It is very important to save your photography equipment from fungus attack. Fungus growth inside the lens can very easily obstruct the vision. The worst thing is that with passage of time fungus grows and will deteriorate the situation.
Photography is a very expensive hobby. To enjoy full taste of it you must have to spend some significant amount of money. With passage of time; and of course with regular practice, you will keep on learning new things. With the increased knowledge, you will start feeling restricted with your old gears and may need to upgrade. This up-gradation will also cost you some money. This spending
is justifiable if you are quite passionate about photography. But, just by spending some money and buying the latest gears may not be sufficient. To get full benefit of your spending, you will need to protect your photography equipment. Photography equipments are by nature very fragile and delegate. You need to take very good care of it while handling as well as while storing.
Lately, I was out for photographing with one of my friend. It was a rainy day. While taking shots I observed some white patches on the LCD of my DSLR camera and started to wipe it out. Few minutes later, I discovered that the white patches were not sticking from the outside; but from the inside of the LCD.
I discussed with my friend and after coming back from the outing, closely inspected the lens. I discovered growth of fungus at the inner side of the lens. My friend explained that fungus cannot grow within a few hours. It must have developed earlier. Maybe, maybe not; because before going to the outing I inspected all my gears and at that time I didn’t see the fungus.
Note that fungus growth inside the lens can be confirmed if any “spider web” kind of thing is seen inside the lens.
So far as practicable, avoid changing of lenses while outside. This will prevent introduction of particles and moisture inside the camera and also the lens. Or, even if you do, take good care so that moisture and particle intrusion can be minimized. This could be a
reason for fungus attack in my gears. I changed lens once while outside. Since it was a rainy day, the whole climate was very moist. So, it was very easy for the lens to catch some moisture and fuel the growth of fungus. This also justifies the white patches on the camera LCD which later disappeared. My guess, those were the moisture!!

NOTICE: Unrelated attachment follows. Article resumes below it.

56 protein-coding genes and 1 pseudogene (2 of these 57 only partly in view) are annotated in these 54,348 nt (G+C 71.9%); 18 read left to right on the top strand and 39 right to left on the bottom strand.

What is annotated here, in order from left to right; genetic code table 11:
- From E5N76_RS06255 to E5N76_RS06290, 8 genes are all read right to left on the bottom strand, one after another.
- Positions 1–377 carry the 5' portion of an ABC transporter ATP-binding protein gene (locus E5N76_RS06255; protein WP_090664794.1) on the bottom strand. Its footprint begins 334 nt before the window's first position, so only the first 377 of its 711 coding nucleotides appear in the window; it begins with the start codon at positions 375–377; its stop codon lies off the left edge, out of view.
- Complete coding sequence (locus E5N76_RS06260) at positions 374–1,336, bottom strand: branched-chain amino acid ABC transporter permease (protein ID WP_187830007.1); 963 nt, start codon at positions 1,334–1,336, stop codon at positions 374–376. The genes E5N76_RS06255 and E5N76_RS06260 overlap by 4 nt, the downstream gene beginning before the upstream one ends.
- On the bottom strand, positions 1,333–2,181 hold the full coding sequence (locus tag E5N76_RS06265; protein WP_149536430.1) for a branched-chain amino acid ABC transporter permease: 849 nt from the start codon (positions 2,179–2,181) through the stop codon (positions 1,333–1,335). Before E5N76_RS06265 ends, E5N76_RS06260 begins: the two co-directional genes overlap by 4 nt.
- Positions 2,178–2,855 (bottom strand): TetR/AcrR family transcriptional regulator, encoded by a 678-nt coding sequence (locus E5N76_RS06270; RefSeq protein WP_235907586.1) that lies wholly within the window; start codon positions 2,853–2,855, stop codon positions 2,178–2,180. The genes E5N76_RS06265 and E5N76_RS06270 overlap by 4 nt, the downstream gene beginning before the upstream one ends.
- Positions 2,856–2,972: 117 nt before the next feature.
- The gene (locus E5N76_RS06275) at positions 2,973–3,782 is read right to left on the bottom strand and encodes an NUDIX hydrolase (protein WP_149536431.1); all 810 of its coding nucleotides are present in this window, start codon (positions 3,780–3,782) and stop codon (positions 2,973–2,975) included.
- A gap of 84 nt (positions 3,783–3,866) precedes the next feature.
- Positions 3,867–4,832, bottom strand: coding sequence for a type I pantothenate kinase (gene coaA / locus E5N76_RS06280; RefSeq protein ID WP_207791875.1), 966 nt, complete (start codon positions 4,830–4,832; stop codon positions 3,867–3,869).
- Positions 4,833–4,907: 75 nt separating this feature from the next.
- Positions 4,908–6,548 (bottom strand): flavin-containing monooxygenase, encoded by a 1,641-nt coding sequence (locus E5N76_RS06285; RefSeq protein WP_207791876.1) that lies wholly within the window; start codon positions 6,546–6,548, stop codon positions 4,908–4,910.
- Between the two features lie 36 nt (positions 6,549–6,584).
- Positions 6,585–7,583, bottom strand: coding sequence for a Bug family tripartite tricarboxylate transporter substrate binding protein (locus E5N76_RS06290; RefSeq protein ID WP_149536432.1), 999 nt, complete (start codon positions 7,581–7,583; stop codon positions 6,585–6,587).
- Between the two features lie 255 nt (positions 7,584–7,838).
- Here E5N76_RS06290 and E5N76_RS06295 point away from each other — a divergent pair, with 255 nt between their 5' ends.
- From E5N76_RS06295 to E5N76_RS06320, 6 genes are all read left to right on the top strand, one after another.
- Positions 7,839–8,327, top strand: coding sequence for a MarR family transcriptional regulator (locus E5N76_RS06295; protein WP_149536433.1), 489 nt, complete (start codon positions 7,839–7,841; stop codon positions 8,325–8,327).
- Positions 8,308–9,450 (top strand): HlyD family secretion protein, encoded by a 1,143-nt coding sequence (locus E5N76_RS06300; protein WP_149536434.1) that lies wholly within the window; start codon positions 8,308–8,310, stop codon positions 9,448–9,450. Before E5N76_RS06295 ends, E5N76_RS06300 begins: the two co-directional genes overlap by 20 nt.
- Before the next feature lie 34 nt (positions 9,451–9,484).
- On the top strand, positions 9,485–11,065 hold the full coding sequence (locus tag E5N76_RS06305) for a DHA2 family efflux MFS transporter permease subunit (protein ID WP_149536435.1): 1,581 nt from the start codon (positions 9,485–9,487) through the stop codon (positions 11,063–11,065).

Solutions for fungus infection in photography equipment:
1) Prevention is better than cure. It is better to prevent the occurrence of fungi. Buy a dry cabinet. Dry cabinet is a type of box which maintains perfectly dry and moisture free environment inside. This is specifically for photography equipments. This prevents occurrence of fungi. Remove the moisture that accumulates over the body or various parts of your photography equipment by “BURNING”!!. Burning doesn’t mean put all those on fire. The word burning is used to mean “drying”. You can use a table light fitted with filament bulb(remember; never use CFL lights. they don’t heat up. you need the heat to vaporize the moisture off your gears.) and put your gears beneath the light. Keep those for at least 3 – 4 hours. You don’t need very high temperature. Low temperature for longer duration is better. That doesn’t imply that high temperature with smaller duration will also do the same thing. No, it won’t. Higher temperature can damage your photography equipment. So have patience and use a light at most 100 Watt power and put your gears near it for 3 – 4 hours after you return from some photographic expedition. You can use sunlight too, but never ever use fire.
The picture shows how I do it. Since all my gears were put there, this picture was shot with mobile. Sorry for the quality.
2) If already caught by fungus; then first try with sunlight and table lamp burning. Even after detecting fungal growth, regular burning and dry storage care should be taken of the gears. This way you can prevent further growth of the fungi and may avoid expensive professional cleaning.
3) If you dare to open the lens(I mean the factory made lens casing) then open it and clean with hydrogen peroxide or any other anti-fungal solution used for lenses. But be careful. If the anti fungal solution is not specifically made to be used for lenses then don’t use it.
4) If you don’t dare to open the casing(which most of the photographers don’t, including me), take the lens to the nearest service provider.
5) Eventually burn your whole camera bag with sunlight or table light.
6) After coming from outside, don’t directly put your gears in bag and lock up. Keep it in open dry space for some time and then burn and then put it inside.
Whatever you do, do it quick, because fungus grows very quickly and it can damage the whole lens in course of time.